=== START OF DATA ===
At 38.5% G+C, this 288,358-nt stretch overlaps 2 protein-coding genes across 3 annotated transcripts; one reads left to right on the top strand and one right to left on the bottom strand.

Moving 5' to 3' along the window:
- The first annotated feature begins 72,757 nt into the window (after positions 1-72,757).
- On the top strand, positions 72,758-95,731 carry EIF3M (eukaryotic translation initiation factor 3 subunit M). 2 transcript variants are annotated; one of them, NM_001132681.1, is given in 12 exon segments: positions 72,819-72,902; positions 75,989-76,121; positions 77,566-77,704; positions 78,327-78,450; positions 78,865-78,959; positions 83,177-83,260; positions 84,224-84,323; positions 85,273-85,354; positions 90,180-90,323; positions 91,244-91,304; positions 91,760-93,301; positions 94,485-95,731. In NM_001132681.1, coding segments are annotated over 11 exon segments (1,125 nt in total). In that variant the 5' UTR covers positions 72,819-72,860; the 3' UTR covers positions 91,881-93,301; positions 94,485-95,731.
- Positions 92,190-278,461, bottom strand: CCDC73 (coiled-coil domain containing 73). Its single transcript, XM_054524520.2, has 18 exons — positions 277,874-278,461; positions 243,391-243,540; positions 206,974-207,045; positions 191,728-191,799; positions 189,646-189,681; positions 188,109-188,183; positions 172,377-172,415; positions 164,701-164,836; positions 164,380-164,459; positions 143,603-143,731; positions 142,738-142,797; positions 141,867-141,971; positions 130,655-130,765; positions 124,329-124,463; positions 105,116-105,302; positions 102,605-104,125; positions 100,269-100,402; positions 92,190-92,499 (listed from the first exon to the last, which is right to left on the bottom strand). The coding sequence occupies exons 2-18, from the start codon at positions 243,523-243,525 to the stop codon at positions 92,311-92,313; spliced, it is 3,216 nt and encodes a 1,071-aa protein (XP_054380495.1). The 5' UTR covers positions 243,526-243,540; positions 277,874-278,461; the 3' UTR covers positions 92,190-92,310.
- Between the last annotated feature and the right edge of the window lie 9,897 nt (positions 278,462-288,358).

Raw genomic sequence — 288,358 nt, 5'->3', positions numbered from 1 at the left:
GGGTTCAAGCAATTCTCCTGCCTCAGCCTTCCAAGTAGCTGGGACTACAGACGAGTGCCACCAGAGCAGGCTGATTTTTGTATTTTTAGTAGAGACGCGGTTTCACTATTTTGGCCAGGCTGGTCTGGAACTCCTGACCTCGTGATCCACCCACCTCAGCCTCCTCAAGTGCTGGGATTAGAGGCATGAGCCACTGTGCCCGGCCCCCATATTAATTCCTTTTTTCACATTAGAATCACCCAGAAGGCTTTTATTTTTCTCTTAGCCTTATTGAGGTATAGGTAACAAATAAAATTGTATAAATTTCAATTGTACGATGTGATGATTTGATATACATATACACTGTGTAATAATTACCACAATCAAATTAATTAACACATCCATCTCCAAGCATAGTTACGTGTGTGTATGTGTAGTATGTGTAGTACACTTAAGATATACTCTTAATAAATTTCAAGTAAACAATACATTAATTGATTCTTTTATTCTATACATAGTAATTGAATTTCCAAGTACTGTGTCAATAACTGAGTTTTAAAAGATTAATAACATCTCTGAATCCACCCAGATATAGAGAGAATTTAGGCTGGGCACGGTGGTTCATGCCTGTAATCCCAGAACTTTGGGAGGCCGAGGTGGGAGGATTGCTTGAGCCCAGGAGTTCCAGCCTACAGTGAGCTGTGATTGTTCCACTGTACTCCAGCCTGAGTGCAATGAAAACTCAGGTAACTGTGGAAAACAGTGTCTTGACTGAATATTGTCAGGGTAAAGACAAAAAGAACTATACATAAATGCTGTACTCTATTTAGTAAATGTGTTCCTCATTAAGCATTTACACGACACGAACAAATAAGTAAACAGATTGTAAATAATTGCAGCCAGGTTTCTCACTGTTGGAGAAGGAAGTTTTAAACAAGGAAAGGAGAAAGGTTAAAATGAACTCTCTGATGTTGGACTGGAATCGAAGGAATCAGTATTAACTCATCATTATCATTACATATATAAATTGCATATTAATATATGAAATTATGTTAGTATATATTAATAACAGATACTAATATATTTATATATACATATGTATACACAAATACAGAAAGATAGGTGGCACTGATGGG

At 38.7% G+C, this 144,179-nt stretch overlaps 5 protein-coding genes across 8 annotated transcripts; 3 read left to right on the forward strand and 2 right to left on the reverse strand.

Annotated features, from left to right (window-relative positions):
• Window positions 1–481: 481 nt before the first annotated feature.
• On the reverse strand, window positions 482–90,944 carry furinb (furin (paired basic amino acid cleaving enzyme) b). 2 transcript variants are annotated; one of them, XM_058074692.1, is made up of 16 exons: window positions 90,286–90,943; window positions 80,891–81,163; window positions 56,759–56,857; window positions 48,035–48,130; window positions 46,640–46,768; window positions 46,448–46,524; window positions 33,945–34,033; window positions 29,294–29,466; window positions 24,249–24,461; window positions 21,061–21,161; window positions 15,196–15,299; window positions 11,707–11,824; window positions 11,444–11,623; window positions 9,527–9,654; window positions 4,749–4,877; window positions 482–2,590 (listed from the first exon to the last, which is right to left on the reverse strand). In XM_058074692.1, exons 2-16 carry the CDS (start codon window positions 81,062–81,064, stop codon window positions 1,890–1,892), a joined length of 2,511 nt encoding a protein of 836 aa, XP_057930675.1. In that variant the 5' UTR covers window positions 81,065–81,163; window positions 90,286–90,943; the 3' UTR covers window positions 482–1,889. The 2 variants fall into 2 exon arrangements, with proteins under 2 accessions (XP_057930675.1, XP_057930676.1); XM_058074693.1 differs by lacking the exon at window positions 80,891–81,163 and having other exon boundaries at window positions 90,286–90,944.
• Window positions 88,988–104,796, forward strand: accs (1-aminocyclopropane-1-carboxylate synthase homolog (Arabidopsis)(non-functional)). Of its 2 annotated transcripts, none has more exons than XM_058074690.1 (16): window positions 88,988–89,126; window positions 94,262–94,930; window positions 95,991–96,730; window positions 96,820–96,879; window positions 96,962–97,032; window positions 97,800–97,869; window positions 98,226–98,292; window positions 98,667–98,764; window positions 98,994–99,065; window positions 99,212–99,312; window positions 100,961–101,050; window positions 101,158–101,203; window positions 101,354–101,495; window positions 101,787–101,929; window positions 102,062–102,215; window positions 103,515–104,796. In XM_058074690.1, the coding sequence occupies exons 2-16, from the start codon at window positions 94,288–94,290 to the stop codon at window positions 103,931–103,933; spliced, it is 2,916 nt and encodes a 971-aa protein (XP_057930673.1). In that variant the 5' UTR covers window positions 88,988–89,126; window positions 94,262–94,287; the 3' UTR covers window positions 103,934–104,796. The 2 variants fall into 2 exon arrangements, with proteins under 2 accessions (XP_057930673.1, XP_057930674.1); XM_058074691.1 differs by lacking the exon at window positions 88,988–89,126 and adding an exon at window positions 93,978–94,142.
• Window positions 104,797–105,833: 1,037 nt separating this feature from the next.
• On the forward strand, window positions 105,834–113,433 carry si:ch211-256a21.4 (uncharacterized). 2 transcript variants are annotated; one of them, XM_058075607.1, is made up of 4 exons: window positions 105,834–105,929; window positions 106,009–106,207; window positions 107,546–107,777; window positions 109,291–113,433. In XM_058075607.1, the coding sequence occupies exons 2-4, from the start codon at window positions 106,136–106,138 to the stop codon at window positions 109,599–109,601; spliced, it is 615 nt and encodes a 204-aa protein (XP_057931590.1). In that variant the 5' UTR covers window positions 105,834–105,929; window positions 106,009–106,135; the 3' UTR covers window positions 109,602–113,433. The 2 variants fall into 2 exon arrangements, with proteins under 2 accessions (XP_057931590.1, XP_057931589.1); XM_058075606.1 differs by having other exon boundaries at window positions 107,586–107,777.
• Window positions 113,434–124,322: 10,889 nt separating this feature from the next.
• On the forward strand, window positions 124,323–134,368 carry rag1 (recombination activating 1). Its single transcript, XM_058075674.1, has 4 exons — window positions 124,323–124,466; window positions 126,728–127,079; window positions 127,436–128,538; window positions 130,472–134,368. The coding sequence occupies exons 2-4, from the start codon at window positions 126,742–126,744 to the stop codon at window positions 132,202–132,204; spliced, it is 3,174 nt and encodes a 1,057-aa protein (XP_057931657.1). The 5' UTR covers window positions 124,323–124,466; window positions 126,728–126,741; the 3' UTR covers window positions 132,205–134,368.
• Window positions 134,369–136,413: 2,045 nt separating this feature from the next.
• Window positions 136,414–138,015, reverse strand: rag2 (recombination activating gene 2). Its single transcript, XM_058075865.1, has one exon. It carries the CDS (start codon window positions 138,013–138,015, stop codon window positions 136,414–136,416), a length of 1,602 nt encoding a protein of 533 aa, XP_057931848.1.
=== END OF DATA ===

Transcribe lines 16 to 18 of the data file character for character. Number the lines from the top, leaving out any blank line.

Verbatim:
• Window positions 113,434–124,322: 10,889 nt separating this feature from the next.
• On the forward strand, window positions 124,323–134,368 carry rag1 (recombination activating 1). Its single transcript, XM_058075674.1, has 4 exons — window positions 124,323–124,466; window positions 126,728–127,079; window positions 127,436–128,538; window positions 130,472–134,368. The coding sequence occupies exons 2-4, from the start codon at window positions 126,742–126,744 to the stop codon at window positions 132,202–132,204; spliced, it is 3,174 nt and encodes a 1,057-aa protein (XP_057931657.1). The 5' UTR covers window positions 124,323–124,466; window positions 126,728–126,741; the 3' UTR covers window positions 132,205–134,368.
• Window positions 134,369–136,413: 2,045 nt separating this feature from the next.